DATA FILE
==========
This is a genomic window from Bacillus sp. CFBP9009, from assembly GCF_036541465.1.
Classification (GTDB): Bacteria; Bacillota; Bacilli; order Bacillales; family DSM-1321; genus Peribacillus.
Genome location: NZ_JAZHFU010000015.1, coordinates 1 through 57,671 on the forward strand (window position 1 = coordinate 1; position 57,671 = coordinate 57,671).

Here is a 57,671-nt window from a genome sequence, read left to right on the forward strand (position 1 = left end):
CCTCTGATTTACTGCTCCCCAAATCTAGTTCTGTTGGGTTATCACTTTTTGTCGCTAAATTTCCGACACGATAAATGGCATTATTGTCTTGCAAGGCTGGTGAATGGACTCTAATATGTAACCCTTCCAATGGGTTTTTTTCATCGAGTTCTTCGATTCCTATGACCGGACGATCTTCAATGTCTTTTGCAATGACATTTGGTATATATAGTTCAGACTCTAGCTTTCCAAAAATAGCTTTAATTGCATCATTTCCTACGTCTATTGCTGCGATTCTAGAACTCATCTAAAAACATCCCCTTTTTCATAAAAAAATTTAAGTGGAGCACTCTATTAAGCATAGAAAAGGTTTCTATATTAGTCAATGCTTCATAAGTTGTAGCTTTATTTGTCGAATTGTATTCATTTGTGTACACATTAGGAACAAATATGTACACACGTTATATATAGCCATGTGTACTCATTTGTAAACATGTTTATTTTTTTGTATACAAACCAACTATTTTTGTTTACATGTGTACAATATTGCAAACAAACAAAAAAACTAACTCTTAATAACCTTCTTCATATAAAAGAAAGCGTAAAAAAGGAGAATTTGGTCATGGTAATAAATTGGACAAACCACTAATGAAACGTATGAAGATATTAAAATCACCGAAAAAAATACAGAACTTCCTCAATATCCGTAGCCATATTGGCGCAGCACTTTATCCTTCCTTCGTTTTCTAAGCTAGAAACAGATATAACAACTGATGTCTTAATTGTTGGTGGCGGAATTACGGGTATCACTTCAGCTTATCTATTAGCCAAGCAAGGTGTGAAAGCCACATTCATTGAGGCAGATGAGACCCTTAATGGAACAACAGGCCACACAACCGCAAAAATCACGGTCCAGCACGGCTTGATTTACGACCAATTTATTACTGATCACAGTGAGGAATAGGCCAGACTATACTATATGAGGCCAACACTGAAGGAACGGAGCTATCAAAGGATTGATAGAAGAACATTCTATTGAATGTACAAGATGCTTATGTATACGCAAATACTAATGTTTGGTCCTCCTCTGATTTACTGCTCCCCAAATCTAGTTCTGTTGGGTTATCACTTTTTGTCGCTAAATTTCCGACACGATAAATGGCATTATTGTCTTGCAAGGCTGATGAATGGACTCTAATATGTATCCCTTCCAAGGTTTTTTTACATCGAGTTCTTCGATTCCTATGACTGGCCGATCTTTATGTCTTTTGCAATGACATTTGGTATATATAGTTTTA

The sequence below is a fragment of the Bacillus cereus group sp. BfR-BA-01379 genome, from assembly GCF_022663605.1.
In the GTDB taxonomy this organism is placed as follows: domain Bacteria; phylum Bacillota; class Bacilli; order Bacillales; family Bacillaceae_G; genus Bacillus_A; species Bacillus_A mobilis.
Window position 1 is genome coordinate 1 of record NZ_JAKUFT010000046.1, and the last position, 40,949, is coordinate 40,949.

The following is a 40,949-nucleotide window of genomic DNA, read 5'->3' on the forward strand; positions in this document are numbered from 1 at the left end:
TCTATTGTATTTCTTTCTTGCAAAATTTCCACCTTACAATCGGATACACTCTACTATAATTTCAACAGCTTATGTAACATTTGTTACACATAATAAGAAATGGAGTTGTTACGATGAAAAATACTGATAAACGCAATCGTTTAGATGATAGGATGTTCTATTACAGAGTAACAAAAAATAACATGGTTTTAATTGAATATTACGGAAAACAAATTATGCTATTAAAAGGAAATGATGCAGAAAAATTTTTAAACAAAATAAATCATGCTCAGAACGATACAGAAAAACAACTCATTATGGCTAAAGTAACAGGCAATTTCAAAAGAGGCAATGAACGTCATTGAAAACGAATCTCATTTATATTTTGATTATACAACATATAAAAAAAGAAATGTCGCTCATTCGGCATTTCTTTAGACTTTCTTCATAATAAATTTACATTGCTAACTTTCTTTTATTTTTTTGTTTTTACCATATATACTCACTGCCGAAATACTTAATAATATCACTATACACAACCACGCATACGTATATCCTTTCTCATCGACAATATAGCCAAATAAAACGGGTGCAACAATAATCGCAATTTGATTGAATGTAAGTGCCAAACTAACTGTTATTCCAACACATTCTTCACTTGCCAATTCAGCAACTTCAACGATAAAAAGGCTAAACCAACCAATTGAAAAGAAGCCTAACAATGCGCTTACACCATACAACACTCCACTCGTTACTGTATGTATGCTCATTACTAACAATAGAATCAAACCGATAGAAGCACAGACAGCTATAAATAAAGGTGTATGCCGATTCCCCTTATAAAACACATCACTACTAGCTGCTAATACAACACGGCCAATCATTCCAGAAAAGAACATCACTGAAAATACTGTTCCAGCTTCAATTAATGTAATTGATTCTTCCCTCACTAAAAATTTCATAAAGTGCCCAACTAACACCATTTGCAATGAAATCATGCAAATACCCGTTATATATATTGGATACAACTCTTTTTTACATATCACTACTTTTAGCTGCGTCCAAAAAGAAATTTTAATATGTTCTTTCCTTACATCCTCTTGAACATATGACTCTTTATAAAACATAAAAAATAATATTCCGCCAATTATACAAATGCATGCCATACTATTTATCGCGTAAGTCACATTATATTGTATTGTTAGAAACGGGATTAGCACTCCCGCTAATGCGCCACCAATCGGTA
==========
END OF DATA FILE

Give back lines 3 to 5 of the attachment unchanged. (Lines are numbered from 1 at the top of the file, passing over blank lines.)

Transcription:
Genome location: NZ_JAZHFU010000015.1, coordinates 1 through 57,671 on the forward strand (window position 1 = coordinate 1; position 57,671 = coordinate 57,671).

Here is a 57,671-nt window from a genome sequence, read left to right on the forward strand (position 1 = left end):
CCTCTGATTTACTGCTCCCCAAATCTAGTTCTGTTGGGTTATCACTTTTTGTCGCTAAATTTCCGACACGATAAATGGCATTATTGTCTTGCAAGGCTGGTGAATGGACTCTAATATGTAACCCTTCCAATGGGTTTTTTTCATCGAGTTCTTCGATTCCTATGACCGGACGATCTTCAATGTCTTTTGCAATGACATTTGGTATATATAGTTCAGACTCTAGCTTTCCAAAAATAGCTTTAATTGCATCATTTCCTACGTCTATTGCTGCGATTCTAGAACTCATCTAAAAACATCCCCTTTTTCATAAAAAAATTTAAGTGGAGCACTCTATTAAGCATAGAAAAGGTTTCTATATTAGTCAATGCTTCATAAGTTGTAGCTTTATTTGTCGAATTGTATTCATTTGTGTACACATTAGGAACAAATATGTACACACGTTATATATAGCCATGTGTACTCATTTGTAAACATGTTTATTTTTTTGTATACAAACCAACTATTTTTGTTTACATGTGTACAATATTGCAAACAAACAAAAAAACTAACTCTTAATAACCTTCTTCATATAAAAGAAAGCGTAAAAAAGGAGAATTTGGTCATGGTAATAAATTGGACAAACCACTAATGAAACGTATGAAGATATTAAAATCACCGAAAAAAATACAGAACTTCCTCAATATCCGTAGCCATATTGGCGCAGCACTTTATCCTTCCTTCGTTTTCTAAGCTAGAAACAGATATAACAACTGATGTCTTAATTGTTGGTGGCGGAATTACGGGTATCACTTCAGCTTATCTATTAGCCAAGCAAGGTGTGAAAGCCACATTCATTGAGGCAGATGAGACCCTTAATGGAACAACAGGCCACACAACCGCAAAAATCACGGTCCAGCACGGCTTGATTTACGACCAATTTATTACTGATCACAGTGAGGAATAGGCCAGACTATACTATATGAGGCCAACACTGAAGGAACGGAGCTATCAAAGGATTGATAGAAGAACATTCTATTGAATGTACAAGATGCTTATGTATACGCAAATACTAATGTTTGGTCCTCCTCTGATTTACTGCTCCCCAAATCTAGTTCTGTTGGGTTATCACTTTTTGTCGCTAAATTTCCGACACGATAAATGGCATTATTGTCTTGCAAGGCTGATGAATGGACTCTAATATGTATCCCTTCCAAGGTTTTTTTACATCGAGTTCTTCGATTCCTATGACTGGCCGATCTTTATGTCTTTTGCAATGACATTTGGTATATATAGTTTTA